Bones are quite literally the support system of the body, so it's super important to keep them strong and healthy. Strength is not a goal you achieve in a day, week or month. It is a way more rigorous process that has to go on for years. The growing age of your life matters the most; it is at this point that you can make your bones strong. Bone strength should also be maintained in certain ways. Child or adult, you must aim for both mental and physical strength.
Here are some tips to make deposits in your bone bank for a healthier future:
- Know your family history: As with many medical conditions, family history is a key indicator of bone health. Those with a parent or sibling who has or had osteoporosis are more likely to develop it. So, how's your bone density, grandma? might seem like an awkward question at thanksgiving dinner, but ask anyway before she passes the gravy.
- Boost calcium consumption: When most people think bones, they think calcium. This mineral is essential for the proper development of teeth and bones. But calcium isn't the end-all, be-all bone loss cure. The key might be to help the body absorb calcium by pairing calcium-rich foods with those high in vitamin d. Foods that are good sources of calcium include yogurt, cheese, milk, spinach and collard greens.
- Don't forget the vitamin d: where there's calcium, there must be vitamin d: the two works together to help the body absorb bone-boosting calcium. Boost vitamin d consumption by munching on shrimp, fortified foods like cereal and orange juice, sardines, eggs (in the yolks) and tuna, or opt for a vitamin d supplement. The body also produces vitamin d when exposed to the sun - 10 to 15 minutes of exposure three times per week will do. Vitamin d's importance to bone health has been proven in studies on seasonal bone loss - elderly people can lose more bone mass during the winter because of lack of sun exposure.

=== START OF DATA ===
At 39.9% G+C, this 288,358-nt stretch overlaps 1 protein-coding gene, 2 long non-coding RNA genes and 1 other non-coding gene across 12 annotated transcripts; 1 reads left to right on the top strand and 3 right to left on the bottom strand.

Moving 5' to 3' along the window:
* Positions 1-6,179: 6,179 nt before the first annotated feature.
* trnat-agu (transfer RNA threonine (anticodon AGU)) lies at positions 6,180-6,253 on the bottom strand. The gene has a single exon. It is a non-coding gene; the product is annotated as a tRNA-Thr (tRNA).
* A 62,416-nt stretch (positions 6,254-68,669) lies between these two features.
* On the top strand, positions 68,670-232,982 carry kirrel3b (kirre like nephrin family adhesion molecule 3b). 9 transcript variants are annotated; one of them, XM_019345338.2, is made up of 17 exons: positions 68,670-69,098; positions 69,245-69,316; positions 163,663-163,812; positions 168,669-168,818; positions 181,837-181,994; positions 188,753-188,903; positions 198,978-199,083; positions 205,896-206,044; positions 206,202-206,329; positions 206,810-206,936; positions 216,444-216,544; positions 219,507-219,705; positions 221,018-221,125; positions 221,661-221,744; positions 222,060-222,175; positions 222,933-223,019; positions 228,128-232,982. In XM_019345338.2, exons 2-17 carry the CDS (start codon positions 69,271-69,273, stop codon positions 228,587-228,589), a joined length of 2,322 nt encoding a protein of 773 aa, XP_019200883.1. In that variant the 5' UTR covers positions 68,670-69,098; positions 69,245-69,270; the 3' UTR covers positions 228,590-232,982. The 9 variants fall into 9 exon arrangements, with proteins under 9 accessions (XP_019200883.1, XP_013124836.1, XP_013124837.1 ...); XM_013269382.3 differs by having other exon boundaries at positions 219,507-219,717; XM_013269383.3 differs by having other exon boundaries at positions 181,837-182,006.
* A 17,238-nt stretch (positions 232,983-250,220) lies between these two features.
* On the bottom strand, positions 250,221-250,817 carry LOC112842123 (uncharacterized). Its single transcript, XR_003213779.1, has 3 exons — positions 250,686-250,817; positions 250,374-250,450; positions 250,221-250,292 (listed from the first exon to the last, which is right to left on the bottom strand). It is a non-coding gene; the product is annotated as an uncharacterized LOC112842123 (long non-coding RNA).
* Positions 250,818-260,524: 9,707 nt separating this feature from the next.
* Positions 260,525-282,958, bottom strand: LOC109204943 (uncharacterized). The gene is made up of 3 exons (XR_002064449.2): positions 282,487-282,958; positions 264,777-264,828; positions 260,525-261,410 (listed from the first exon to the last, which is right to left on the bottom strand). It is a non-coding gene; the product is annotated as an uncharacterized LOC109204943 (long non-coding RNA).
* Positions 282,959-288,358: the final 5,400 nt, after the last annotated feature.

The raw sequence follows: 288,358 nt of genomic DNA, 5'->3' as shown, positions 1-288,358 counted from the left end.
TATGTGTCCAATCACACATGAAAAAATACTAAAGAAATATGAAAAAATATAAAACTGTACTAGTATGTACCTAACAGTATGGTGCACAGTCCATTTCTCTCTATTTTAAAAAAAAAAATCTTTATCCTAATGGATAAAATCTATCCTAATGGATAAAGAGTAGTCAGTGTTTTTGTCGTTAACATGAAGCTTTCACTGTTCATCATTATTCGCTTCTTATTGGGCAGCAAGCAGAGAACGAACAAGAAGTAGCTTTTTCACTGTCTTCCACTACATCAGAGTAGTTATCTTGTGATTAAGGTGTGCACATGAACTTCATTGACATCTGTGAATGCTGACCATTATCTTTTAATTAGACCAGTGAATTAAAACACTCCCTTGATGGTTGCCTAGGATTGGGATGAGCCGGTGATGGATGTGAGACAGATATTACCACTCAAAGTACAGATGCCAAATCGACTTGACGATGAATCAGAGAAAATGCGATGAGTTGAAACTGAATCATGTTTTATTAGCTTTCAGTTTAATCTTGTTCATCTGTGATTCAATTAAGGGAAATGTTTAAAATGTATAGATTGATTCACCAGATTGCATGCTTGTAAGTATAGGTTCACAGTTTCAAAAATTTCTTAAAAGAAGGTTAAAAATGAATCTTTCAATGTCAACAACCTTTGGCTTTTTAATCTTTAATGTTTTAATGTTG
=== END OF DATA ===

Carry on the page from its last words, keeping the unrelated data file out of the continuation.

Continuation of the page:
- Make exercise a priority: Seriously regular exercise is to keep a number of health issues at bay, and bone health is no exception. In fact, living a sedentary lifestyle is considered a risk factor for osteoporosis. What type of exercise is most effective? weight-bearing exercises like running, walking, jumping rope, skiing and stair climbing keep bones strongest.
- Consume less caffeine: Caffeine does have some health benefits, but unfortunately not for our bones. Too much of it can interfere with the body's ability to absorb calcium. Drinking more than two cups of coffee per day accelerated bone loss in subjects who also didn't consume enough calcium. Also more than 18 ounces of coffee per day can accelerate bone loss by negatively interacting with vitamin d. So enjoy the java, but keep it in moderation and consume enough calcium, too.
- Quit smoking: Here's yet another reason to lose the cigarettes: multiple studies have shown that smoking can prevent the body from efficiently absorbing calcium, decreasing bone mass.